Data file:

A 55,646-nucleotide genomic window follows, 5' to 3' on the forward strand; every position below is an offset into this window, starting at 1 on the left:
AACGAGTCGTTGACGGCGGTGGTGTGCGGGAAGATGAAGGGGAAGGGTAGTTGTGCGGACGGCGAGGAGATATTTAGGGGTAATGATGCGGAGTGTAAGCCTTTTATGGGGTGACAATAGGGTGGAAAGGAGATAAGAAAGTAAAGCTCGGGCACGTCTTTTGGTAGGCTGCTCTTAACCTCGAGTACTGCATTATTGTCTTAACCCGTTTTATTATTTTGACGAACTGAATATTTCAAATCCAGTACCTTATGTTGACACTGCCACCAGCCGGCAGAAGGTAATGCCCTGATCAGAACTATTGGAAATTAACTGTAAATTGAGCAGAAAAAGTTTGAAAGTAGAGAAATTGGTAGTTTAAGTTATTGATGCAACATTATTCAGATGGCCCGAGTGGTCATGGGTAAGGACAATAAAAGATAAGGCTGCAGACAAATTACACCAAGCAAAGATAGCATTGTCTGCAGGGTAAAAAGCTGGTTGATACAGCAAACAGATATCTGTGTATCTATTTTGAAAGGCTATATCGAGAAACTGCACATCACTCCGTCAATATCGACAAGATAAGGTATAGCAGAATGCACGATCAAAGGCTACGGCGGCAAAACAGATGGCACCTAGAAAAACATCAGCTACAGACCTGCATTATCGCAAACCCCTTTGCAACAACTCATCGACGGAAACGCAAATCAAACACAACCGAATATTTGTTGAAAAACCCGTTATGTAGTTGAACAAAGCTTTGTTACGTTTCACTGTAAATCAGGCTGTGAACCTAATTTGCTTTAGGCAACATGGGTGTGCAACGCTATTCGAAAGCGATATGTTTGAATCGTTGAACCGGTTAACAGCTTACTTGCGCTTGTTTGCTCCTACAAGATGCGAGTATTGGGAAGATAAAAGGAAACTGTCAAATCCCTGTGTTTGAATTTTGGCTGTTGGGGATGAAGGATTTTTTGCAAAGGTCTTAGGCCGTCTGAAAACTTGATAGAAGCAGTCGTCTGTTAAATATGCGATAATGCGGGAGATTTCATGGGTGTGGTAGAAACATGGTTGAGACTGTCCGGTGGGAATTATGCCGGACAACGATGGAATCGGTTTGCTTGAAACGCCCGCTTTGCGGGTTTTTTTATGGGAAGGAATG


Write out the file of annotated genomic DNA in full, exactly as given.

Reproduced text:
A 55,646-nucleotide genomic window follows, 5' to 3' on the forward strand; every position below is an offset into this window, starting at 1 on the left:
AACGAGTCGTTGACGGCGGTGGTGTGCGGGAAGATGAAGGGGAAGGGTAGTTGTGCGGACGGCGAGGAGATATTTAGGGGTAATGATGCGGAGTGTAAGCCTTTTATGGGGTGACAATAGGGTGGAAAGGAGATAAGAAAGTAAAGCTCGGGCACGTCTTTTGGTAGGCTGCTCTTAACCTCGAGTACTGCATTATTGTCTTAACCCGTTTTATTATTTTGACGAACTGAATATTTCAAATCCAGTACCTTATGTTGACACTGCCACCAGCCGGCAGAAGGTAATGCCCTGATCAGAACTATTGGAAATTAACTGTAAATTGAGCAGAAAAAGTTTGAAAGTAGAGAAATTGGTAGTTTAAGTTATTGATGCAACATTATTCAGATGGCCCGAGTGGTCATGGGTAAGGACAATAAAAGATAAGGCTGCAGACAAATTACACCAAGCAAAGATAGCATTGTCTGCAGGGTAAAAAGCTGGTTGATACAGCAAACAGATATCTGTGTATCTATTTTGAAAGGCTATATCGAGAAACTGCACATCACTCCGTCAATATCGACAAGATAAGGTATAGCAGAATGCACGATCAAAGGCTACGGCGGCAAAACAGATGGCACCTAGAAAAACATCAGCTACAGACCTGCATTATCGCAAACCCCTTTGCAACAACTCATCGACGGAAACGCAAATCAAACACAACCGAATATTTGTTGAAAAACCCGTTATGTAGTTGAACAAAGCTTTGTTACGTTTCACTGTAAATCAGGCTGTGAACCTAATTTGCTTTAGGCAACATGGGTGTGCAACGCTATTCGAAAGCGATATGTTTGAATCGTTGAACCGGTTAACAGCTTACTTGCGCTTGTTTGCTCCTACAAGATGCGAGTATTGGGAAGATAAAAGGAAACTGTCAAATCCCTGTGTTTGAATTTTGGCTGTTGGGGATGAAGGATTTTTTGCAAAGGTCTTAGGCCGTCTGAAAACTTGATAGAAGCAGTCGTCTGTTAAATATGCGATAATGCGGGAGATTTCATGGGTGTGGTAGAAACATGGTTGAGACTGTCCGGTGGGAATTATGCCGGACAACGATGGAATCGGTTTGCTTGAAACGCCCGCTTTGCGGGTTTTTTTATGGGAAGGAATG